No matter where fish is served, you can be sure that pescado a la veracruzana will be on the menu. It's a delicious blend of Old and New World ingredients: Capers, olives, herbs, and garlic weave their way through two of America's greatest contributions to Mediterranean cuisine - tomatoes and chiles. Though practically any firm, white-fleshed fish would work well, when the dish is made with fresh Gulf snapper - as it often is in Veracruz - it's a revelation.
1 tablespoon olive oil
1 1/2 cups thinly sliced onion
4 garlic cloves, minced
3 pounds ripe tomatoes, chopped
1 cup sliced pitted manzanilla (or green) olives, divided
1/2 cup water
1/4 cup capers, divided
1/4 cup sliced pickled jalapeño peppers, divided
3 tablespoons chopped fresh flat-leaf parsley
1 1/2 teaspoons dried Mexican oregano
3 bay leaves
1 teaspoon salt, divided
6 (6-ounce) red snapper or other firm white fish fillets
1/4 cup fresh lime juice
Flat-leaf parsley sprigs (optional)
How to Make It
Heat the olive oil in a Dutch oven over medium-high heat. Add onion and garlic, and sauté for 5 minutes or until lightly browned. Add tomatoes, 1/2 cup olives, water, 2 tablespoons capers, 2 tablespoons jalapeños, parsley, oregano, and bay leaves. Bring to a boil; reduce heat, and simmer 30 minutes or until reduced to 6 cups. Stir in 1/2 teaspoon salt. Discard bay leaves.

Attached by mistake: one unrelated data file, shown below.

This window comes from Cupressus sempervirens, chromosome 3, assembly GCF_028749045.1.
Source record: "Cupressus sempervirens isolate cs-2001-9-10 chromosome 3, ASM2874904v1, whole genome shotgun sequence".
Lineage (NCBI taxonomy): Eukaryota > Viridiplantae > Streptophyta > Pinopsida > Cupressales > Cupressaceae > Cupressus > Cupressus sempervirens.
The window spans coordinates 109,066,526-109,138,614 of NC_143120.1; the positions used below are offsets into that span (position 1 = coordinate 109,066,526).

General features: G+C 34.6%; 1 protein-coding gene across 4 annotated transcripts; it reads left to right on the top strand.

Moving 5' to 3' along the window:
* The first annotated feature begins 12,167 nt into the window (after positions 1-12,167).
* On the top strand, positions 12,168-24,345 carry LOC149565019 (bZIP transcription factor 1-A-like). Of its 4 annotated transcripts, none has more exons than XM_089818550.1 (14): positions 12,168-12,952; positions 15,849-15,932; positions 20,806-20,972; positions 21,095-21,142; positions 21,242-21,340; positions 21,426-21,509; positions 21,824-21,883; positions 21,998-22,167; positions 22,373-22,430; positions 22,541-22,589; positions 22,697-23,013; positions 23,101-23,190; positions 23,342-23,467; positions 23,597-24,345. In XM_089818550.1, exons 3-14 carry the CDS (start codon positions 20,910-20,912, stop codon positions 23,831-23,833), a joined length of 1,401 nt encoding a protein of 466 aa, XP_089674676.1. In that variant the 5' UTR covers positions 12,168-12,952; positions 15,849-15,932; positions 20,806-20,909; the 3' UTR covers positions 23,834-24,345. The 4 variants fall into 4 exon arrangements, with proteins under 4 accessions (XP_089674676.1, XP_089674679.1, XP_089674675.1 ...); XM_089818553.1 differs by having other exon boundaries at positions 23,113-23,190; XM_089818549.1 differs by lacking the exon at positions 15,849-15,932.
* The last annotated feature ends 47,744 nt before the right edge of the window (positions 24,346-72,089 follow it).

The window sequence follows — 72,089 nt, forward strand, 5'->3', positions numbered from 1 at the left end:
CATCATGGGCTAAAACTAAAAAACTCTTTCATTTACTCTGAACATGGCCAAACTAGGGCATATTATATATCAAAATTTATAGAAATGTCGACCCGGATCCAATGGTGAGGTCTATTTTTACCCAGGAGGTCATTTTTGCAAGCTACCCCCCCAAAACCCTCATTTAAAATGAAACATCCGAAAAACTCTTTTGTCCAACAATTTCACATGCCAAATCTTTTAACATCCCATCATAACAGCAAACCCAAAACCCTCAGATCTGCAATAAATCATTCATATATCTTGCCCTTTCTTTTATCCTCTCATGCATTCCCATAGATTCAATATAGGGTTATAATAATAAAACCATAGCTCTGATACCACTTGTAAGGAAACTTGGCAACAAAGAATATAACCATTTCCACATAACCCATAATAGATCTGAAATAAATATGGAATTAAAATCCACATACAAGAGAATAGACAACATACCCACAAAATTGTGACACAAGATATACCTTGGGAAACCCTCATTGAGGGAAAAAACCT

Arrange fish in a single layer in a 13 x 9-inch baking dish; drizzle with lime juice, and sprinkle with 1/2 teaspoon salt. Cover and marinate in refrigerator 30 minutes; discard marinade.
Preheat oven to 350°.
Spoon sauce over fish. Bake at 350° for 15 minutes or until fish flakes easily when tested with a fork. Sprinkle with 1/2 cup olives, 2 tablespoons capers, and 2 tablespoons jalapeños. Garnish with parsley sprigs, if desired.
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This was really good. I liked the acid and salty flavors of the tomatoes, olives and capers with the mild fish. It was pretty easy to make and easy to cut the recipe in half. I used cod instead of the red snapper and regular oregano instead of Mexican oregano